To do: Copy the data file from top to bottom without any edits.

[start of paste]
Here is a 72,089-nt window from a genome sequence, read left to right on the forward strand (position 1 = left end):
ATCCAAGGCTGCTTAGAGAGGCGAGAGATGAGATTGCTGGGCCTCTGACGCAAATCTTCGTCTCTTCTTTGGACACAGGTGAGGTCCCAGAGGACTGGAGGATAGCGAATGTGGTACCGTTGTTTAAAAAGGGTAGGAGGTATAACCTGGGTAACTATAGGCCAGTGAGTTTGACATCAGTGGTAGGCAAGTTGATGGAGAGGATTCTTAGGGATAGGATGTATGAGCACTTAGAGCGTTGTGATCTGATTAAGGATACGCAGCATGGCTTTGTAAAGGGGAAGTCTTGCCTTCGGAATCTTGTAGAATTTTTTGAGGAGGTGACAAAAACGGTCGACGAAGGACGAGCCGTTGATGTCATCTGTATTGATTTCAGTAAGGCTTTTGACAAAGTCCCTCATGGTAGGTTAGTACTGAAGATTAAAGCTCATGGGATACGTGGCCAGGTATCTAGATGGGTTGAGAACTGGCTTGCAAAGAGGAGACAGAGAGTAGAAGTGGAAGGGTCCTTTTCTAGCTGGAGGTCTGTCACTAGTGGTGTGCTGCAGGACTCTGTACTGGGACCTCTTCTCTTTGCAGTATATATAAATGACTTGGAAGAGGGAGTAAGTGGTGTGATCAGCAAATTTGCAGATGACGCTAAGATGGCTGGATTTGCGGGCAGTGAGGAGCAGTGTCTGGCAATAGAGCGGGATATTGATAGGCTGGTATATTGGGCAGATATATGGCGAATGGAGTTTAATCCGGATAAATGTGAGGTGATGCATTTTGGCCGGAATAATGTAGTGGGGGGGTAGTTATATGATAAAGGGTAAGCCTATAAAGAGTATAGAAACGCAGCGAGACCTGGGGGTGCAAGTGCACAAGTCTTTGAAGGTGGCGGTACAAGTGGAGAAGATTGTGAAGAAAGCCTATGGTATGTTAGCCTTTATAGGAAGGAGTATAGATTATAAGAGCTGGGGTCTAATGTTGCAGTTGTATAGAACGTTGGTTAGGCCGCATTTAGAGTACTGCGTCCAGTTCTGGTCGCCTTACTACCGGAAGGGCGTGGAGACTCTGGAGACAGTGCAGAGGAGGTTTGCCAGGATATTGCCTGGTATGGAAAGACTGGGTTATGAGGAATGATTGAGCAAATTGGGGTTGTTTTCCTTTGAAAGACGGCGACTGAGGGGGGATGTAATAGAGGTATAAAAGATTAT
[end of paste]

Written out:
Here is a 72,089-nt window from a genome sequence, read left to right on the forward strand (position 1 = left end):
ATCCAAGGCTGCTTAGAGAGGCGAGAGATGAGATTGCTGGGCCTCTGACGCAAATCTTCGTCTCTTCTTTGGACACAGGTGAGGTCCCAGAGGACTGGAGGATAGCGAATGTGGTACCGTTGTTTAAAAAGGGTAGGAGGTATAACCTGGGTAACTATAGGCCAGTGAGTTTGACATCAGTGGTAGGCAAGTTGATGGAGAGGATTCTTAGGGATAGGATGTATGAGCACTTAGAGCGTTGTGATCTGATTAAGGATACGCAGCATGGCTTTGTAAAGGGGAAGTCTTGCCTTCGGAATCTTGTAGAATTTTTTGAGGAGGTGACAAAAACGGTCGACGAAGGACGAGCCGTTGATGTCATCTGTATTGATTTCAGTAAGGCTTTTGACAAAGTCCCTCATGGTAGGTTAGTACTGAAGATTAAAGCTCATGGGATACGTGGCCAGGTATCTAGATGGGTTGAGAACTGGCTTGCAAAGAGGAGACAGAGAGTAGAAGTGGAAGGGTCCTTTTCTAGCTGGAGGTCTGTCACTAGTGGTGTGCTGCAGGACTCTGTACTGGGACCTCTTCTCTTTGCAGTATATATAAATGACTTGGAAGAGGGAGTAAGTGGTGTGATCAGCAAATTTGCAGATGACGCTAAGATGGCTGGATTTGCGGGCAGTGAGGAGCAGTGTCTGGCAATAGAGCGGGATATTGATAGGCTGGTATATTGGGCAGATATATGGCGAATGGAGTTTAATCCGGATAAATGTGAGGTGATGCATTTTGGCCGGAATAATGTAGTGGGGGGGTAGTTATATGATAAAGGGTAAGCCTATAAAGAGTATAGAAACGCAGCGAGACCTGGGGGTGCAAGTGCACAAGTCTTTGAAGGTGGCGGTACAAGTGGAGAAGATTGTGAAGAAAGCCTATGGTATGTTAGCCTTTATAGGAAGGAGTATAGATTATAAGAGCTGGGGTCTAATGTTGCAGTTGTATAGAACGTTGGTTAGGCCGCATTTAGAGTACTGCGTCCAGTTCTGGTCGCCTTACTACCGGAAGGGCGTGGAGACTCTGGAGACAGTGCAGAGGAGGTTTGCCAGGATATTGCCTGGTATGGAAAGACTGGGTTATGAGGAATGATTGAGCAAATTGGGGTTGTTTTCCTTTGAAAGACGGCGACTGAGGGGGGATGTAATAGAGGTATAAAAGATTAT